Chronology of the breakup of Common Romance [long]

Patrick C. Ryan proto-language at
Wed Aug 11 13:47:41 UTC 1999

Dear Ed and IEists:

 ----- Original Message -----
From: Eduard Selleslagh <edsel at>
Sent: Sunday, August 08, 1999 9:10 PM

> [Ed]

> I am still in my vacation home in Spain, so I don't have my references here.
> Maybe I should have said 'ending'. I have seen '-age' mentioned as a
> variant of '-ak'. I'll have to look it up after Aug. 20. May be I was
> confused. Can you clarify for the time being?

Pat responds:

To the best of my knowledge, there is, per se, no ending or suffix -age.

There is a suffix -ak which indicates the genitive (derived, IMHO, from
ak(a), 'make, do', which I believe is better translated as '*have,
*possess'[related to IE *e:ik-]).

According to current Sumerological opinion, -ak appears simply as -a when it
is *not* followed by a vocalic suffix. But, for example, if a genitive
phrase is in a syntactic position which requires a vocalic suffix, such as
lug~al kalam-a (king of the land) + -e (ergative), the final consonant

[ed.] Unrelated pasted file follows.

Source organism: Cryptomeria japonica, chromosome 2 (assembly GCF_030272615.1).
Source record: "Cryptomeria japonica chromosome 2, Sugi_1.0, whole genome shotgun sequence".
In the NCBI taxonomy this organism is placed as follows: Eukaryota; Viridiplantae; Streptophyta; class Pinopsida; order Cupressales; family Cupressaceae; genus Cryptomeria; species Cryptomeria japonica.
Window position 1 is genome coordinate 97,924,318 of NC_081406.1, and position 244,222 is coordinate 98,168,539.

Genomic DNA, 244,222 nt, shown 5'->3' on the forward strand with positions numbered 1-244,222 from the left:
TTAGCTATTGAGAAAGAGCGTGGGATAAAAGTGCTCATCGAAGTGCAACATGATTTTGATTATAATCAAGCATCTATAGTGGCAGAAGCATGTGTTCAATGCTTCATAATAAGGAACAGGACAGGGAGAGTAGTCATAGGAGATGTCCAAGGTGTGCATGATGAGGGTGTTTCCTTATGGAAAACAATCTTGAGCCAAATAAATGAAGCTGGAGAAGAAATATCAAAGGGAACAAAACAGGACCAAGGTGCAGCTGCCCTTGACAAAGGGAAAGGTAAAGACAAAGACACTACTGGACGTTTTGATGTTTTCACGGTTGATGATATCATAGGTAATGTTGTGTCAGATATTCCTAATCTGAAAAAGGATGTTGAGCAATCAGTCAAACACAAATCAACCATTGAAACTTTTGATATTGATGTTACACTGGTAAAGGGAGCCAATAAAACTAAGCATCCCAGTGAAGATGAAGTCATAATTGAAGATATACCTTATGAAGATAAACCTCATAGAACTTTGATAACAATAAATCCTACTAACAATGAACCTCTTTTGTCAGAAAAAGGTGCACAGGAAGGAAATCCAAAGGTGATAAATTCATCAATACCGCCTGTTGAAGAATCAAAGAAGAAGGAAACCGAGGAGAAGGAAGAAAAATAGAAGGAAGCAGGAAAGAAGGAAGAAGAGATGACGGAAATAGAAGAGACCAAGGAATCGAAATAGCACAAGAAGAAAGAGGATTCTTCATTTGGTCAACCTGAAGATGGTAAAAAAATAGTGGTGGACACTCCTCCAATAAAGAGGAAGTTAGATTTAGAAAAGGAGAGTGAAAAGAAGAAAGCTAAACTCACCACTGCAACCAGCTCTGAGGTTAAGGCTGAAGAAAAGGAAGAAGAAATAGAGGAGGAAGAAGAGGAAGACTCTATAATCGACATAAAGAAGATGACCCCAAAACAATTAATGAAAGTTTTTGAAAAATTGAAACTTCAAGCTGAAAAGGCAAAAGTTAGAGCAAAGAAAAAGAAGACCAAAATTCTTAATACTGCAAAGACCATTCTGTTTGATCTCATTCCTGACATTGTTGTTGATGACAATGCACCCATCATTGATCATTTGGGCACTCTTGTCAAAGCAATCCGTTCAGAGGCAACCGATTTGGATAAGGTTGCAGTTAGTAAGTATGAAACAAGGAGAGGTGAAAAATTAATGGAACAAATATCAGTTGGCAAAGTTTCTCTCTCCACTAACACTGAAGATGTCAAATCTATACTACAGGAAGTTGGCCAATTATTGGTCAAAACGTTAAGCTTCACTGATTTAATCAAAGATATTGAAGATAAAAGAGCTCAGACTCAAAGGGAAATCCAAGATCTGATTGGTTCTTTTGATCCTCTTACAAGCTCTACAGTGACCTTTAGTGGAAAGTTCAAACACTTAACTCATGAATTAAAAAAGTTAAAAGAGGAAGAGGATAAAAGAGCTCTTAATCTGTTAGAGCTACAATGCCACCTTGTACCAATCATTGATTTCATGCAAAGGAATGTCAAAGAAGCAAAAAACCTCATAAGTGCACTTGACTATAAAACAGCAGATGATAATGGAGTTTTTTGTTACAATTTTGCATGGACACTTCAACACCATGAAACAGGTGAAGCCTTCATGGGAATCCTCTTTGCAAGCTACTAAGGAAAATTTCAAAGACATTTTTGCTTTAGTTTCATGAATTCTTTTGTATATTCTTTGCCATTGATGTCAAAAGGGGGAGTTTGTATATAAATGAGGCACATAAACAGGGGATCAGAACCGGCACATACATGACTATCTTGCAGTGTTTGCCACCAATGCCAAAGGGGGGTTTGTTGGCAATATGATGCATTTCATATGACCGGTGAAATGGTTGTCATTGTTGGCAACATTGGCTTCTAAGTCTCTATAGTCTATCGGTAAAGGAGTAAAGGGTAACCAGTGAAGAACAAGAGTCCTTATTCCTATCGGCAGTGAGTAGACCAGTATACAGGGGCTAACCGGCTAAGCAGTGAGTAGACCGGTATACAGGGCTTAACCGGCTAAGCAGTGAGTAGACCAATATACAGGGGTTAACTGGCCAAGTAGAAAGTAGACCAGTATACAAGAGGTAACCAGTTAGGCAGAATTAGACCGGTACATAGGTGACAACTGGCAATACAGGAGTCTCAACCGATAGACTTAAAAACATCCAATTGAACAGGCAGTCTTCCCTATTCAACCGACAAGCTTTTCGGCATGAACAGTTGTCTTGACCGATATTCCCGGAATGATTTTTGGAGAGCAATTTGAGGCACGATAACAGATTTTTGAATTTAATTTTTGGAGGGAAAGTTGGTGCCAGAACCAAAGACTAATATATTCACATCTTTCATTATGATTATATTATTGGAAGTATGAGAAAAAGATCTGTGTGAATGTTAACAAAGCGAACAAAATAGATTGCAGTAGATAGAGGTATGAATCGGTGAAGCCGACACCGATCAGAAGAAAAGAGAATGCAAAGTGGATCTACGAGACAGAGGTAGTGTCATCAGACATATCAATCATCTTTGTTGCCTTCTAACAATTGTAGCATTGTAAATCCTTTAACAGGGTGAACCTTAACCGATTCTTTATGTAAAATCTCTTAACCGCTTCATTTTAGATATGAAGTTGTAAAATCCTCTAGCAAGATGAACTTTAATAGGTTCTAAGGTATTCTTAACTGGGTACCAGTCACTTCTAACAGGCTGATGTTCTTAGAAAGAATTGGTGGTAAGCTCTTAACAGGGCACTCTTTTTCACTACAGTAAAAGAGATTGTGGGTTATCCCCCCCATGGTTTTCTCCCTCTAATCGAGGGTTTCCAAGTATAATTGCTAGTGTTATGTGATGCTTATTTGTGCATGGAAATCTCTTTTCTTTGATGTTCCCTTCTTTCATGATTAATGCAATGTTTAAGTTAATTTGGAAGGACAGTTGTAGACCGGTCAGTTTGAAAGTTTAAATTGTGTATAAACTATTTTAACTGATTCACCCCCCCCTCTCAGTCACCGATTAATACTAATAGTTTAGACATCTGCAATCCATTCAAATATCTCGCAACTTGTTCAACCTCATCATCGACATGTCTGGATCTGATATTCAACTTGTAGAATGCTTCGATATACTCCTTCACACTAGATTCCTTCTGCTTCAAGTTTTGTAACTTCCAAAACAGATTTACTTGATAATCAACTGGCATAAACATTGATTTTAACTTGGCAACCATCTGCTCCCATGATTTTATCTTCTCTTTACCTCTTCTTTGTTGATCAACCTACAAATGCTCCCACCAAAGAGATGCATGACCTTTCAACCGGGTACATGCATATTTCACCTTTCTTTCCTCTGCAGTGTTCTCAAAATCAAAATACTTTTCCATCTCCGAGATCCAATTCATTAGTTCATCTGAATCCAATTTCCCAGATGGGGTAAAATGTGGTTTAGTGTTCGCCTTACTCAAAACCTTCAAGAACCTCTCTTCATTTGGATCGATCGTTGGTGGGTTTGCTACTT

reappears: lug~al kalam(m)ak-e. The final syllable is frequently
written -ke{4}, a sign for which another reading is ge{2}. There is no
serious suggestion of which I am aware that -k- is voiced (or de-aspirated)
to -g- intervocalically so that the likeliest reading of the compound suffix
is -ak-e (though usually written Ca-ke{4}.


PATRICK C. RYAN (501) 227-9947; FAX/DATA (501)312-9947 9115 W. 34th St.
Little Rock, AR 72204-4441 USA WEBPAGES: and PROTO-RELIGION: "Veit
ek, at ek hekk, vindga meipi, nftr allar nmu, geiri undapr . . . a ~eim
meipi er mangi veit hvers hann af rstum renn." (Havamal 138)

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